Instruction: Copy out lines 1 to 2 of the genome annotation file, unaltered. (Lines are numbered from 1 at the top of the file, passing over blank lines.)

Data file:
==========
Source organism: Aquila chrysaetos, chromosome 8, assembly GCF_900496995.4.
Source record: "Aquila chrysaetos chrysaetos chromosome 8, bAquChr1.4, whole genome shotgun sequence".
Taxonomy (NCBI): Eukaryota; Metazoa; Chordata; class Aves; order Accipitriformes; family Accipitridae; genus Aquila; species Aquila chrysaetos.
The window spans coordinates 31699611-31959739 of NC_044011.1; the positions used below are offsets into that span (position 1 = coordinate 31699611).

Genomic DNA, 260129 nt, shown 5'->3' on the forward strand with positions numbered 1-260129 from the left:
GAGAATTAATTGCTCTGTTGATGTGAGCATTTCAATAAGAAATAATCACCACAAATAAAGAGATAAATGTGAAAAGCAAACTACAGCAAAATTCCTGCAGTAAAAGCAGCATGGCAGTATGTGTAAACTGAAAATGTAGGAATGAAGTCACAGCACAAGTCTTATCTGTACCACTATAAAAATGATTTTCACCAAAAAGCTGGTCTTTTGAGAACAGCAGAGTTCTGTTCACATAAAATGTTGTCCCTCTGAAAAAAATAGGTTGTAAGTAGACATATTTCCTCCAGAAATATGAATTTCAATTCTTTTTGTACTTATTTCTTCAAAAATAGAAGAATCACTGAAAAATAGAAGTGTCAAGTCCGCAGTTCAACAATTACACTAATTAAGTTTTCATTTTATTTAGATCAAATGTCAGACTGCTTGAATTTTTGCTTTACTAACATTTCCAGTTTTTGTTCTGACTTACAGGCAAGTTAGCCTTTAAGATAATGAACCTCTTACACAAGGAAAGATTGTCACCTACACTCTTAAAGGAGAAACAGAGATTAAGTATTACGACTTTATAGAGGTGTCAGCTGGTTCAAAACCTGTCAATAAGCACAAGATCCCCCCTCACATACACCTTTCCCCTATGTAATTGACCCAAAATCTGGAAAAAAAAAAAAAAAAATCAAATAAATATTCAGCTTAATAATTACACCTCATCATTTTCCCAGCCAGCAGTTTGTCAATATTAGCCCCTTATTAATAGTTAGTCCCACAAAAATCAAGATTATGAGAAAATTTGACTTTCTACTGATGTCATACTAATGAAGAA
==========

Source organism: Aquila chrysaetos, chromosome 8, assembly GCF_900496995.4.
Source record: "Aquila chrysaetos chrysaetos chromosome 8, bAquChr1.4, whole genome shotgun sequence".